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Species Interactions II

by: Jesse McDonald

Species Interactions II Biology 286

Marketplace > Purdue University > Biology > Biology 286 > Species Interactions II
Jesse McDonald

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About this Document

This corresponds with lecture 19.
Introduction to Ecology and Evolution
Dr. Josh Springer
Class Notes
Biology, Ecology, species, interactions
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This 4 page Class Notes was uploaded by Jesse McDonald on Tuesday March 29, 2016. The Class Notes belongs to Biology 286 at Purdue University taught by Dr. Josh Springer in Spring 2016. Since its upload, it has received 10 views. For similar materials see Introduction to Ecology and Evolution in Biology at Purdue University.


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Date Created: 03/29/16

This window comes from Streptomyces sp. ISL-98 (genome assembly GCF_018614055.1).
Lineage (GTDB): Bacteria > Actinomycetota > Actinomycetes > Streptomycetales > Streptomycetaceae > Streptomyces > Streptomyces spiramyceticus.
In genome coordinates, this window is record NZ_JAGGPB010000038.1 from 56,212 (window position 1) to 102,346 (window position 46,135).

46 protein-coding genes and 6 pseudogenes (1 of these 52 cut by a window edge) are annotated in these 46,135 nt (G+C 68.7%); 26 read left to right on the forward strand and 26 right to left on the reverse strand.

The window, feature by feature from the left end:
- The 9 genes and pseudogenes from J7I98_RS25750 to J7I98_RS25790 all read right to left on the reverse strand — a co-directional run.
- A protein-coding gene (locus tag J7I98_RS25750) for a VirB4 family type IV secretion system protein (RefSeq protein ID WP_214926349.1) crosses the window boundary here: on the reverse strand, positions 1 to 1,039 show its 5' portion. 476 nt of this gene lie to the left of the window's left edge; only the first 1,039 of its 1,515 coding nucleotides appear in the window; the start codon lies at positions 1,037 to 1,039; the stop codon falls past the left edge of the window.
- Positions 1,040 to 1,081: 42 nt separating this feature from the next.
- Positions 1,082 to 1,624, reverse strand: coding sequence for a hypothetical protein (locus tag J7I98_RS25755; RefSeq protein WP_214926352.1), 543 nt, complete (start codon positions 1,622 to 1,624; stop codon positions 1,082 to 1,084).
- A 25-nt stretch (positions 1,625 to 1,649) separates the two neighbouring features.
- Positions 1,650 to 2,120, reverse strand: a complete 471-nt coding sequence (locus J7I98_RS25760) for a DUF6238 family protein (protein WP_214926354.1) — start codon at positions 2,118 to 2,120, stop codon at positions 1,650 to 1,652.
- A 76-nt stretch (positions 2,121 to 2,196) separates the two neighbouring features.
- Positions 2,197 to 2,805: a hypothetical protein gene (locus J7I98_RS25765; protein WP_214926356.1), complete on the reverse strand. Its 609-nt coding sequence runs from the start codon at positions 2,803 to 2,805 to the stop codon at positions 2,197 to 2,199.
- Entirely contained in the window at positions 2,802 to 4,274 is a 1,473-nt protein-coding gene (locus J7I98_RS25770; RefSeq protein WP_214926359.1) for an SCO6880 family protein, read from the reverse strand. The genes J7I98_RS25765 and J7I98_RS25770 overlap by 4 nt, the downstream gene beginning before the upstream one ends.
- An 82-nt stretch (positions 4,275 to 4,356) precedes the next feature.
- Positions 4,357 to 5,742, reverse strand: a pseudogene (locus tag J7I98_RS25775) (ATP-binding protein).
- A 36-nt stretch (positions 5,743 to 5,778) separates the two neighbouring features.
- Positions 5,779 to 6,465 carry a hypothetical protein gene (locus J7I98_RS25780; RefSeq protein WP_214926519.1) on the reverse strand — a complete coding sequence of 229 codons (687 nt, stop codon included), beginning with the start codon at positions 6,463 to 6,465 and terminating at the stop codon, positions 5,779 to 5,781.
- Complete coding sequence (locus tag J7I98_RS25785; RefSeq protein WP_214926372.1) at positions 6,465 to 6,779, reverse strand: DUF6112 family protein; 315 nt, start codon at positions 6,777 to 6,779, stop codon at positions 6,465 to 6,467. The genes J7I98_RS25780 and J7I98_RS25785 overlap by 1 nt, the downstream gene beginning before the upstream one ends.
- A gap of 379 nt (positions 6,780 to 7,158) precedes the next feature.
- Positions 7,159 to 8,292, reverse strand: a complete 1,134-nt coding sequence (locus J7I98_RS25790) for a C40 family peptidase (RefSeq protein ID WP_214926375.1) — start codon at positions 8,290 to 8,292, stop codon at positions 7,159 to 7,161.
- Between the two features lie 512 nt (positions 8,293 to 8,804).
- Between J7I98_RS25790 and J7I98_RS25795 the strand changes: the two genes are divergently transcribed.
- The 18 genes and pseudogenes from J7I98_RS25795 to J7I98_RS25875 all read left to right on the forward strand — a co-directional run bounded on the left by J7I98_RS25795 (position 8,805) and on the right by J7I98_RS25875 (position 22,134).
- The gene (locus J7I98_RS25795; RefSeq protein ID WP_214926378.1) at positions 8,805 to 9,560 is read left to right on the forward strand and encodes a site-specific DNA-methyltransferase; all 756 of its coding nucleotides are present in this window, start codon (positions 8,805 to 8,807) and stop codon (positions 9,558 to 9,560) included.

iClicker Question:  In general, a trait does not need to be heritable for a change in phenotypic value to be  evident from one generation to the next.  A. True  B. False    Species Interactions    Predation takes a variety of forms:  ● Predation is a direct and often complex interaction between the eater and the eaten  ● A true predato kills its prey immediately upon capture, more or less  ○ Predators consume ​multipl​prey organisms and function as agents of mortality  ○ Regulate populations     iClicker Question:  The full range of environmental conditions that an organism can live/exist in its  considered: (refer back to lecture 18 material)  A. Realized niche  B. Fundamental niche  C. Optimum niche  D. Survivorship curve  E. Niche coefficient    ● Herbivores include grazers and browsers  ○ Generally they consume only part of an individual plant.  ○ This may harm the plant but usually does not kill it.  ○ Seed predators and planktivores are exceptions because they kill their “prey”,  functioning as a true predator.   ● Parasites feed on the live host organism:  ○ Often an intimate relationship, with the parasite living on or in the host at least  part of its life cycle.  ○ Activity is harmful but generally not lethal, at least in the short term.  ● Parasitoids attack the prey indirectly by laying eggs on the host’s body:  ○ Intimate association with a single host  ○ The eggs hatch and the larvae feed on the host, eventually killing it.    Predators Respond Numerically to Change Prey Density:  ● Sometimes there is a lag between the prey and predator populations in the numerical  response of the predator.  ● Field study of Canadian lynx (predator) and snowshoe hare (prey) in Yukon Territory,  Canada between 1986 and 1995.  ○ Lynx population increased 7.5­fold in response to dramatic increase in hares.  ■ This increase was about a year behind the time of peak abundance of  hares.     Foraging involves decisions about the allocation of time and energy:  ● In addition of foraging, predators must allocate time to:  ○ Avoiding their own predators  ○ Defense  ○ Searching for mates  ○ Caring for young  ● Meeting all of these demands requires tradeoffs  ● Optimal foraging theory­ natural selection favors “efficient” foragers, individuals that  maximize their nutrient intake per unit of effort.  ○ What types of “decisions” does an organism make relative to optimal foraging?  ■ To forage efficiently, an organism must determine:  ● What food to eat  ● Where to search for food  ● How to search for food  ● How long to search for food  ■ Use the cost and benefit approach:  ● Cost ­ time and energy expended for foraging  ● Benefit ­ increased fitness as measured in terms of energy or  nutrient gain, which is assumed to correlate with fitness    Coevolution can occur between predator and prey:  ● As characteristics evolve in prey that reduce their chance of being caught and eaten, this  exerts selective pressure on predators.   ○ Failure to capture prey reduces predator fitness through reduced reproduction  and increased mortality.  ○ More effective means of capturing prey evolve in the predator.  ○ This coevolutionary “race” is continual ­ predator and prey are evolving  simultaneously, which maintains their relationship.     Animal prey have evolved defenses against predators:  ● Chemical defenses ​are widespread:  ○ Alarm pheromones signal other individuals in the same or related species to flee.  ○ Arthropods take in toxic plant compounds to use in defense towards predators.  ■ Monarch butterflies feed on milkweed as caterpillars.  ○ Venomous animals produced their own toxins (poison dart frogs, snakes).  ● Cryptic coloratio ­ prey organisms possess colors and patterns that allow them to  blend into the background in their environment:  ○ This is common in fish, birds, and low­ground organisms.   ● Object resemblance ​is a defense in which the organism looks like an object or part of  another organism in the environment:  ○ Many insects use this (walking sticks resemble twigs)  ○ Some animals have eyespots, which may intimidate potential predators or trick  them into attacking a less vulnerable part of their body (such as the tail of a lizard  because lizards can regrow their tails).   ● Flashing coloration is often associated with cryptic coloration:  ○ An animal displays a visible patch of color when disturbed that vanishes when it  is at rest, ie white tailed deer.  ○ This color flash may distract and disorient the predator.  ○ May be a signal to promote group cohesion and raise alarm when a predator is  near.  ● Living in a group is a simple defense strategy:  ○ Most predators are less likely to attack a group of individuals.  ■ A tight, unified group makes it more difficult for a predator to take a single  individual.  ○ Group flight can confuse a predator.   ● A change in reproductive timing can result in most offspring being produced in a short  time.  ○ In predator satiation, prey are so abundant that the predator can only take a  fraction of them, so most escape predation.  ○ Ex: Periodic cicadas have a mass emergence as adults in North America after 13  to 17 years.  ■ Only a small proportion of them are going to be eaten in high densities.    Plants have evolved characteristics that deter herbivores:  ● Plants cannot run away from their predators so have evolved an array of adaptations  that deter herbivores from feeding on them.  ● Some defenses are structural; others are chemical.  ○ Benefit of the defense must outweigh cost of production  ● Structural defenses include: hairy leaves, thorns, and spines.  ● For herbivores, quality of food rather than quantity is often the main constraint.  ○ Plant tissues contain cellulose  ○ Complex animal digestion is required to convert plant tissues into animal  biomass.  ● Herbivores need high­quality plant material rich in nitrogen  ○ High­quality foods are young, soft, and green; or are storage structures such as  roots, tubers, or seeds.  ○ Low­quality foods are tough, woody, and fibrous.    Parasitism and Mutualism:  ● Symbiosis​  ­ the intimate and protracted association between two or more organisms of  different species   ○ The fate of individuals of one species depends on their association with  individuals of another.  ○ The result of the association may be positive, negative, or benign.   ■ This encompasses a wide variety of interactions.     Parasites draw resources from host organism:  ● Parasites increase their fitness by using the host in a close, prolonged association for  food, habitat, and dispersal.  ● They do not want to kill their host!  ● Host fitness is often decreases by the parasite through stunted growth, emaciation  (abnormal thinness due to lack of nutrients), behavior modification, and sterility.  ● The host may also die from a secondary infection.   ● We will consider a parasite an organism that fits the narrow description.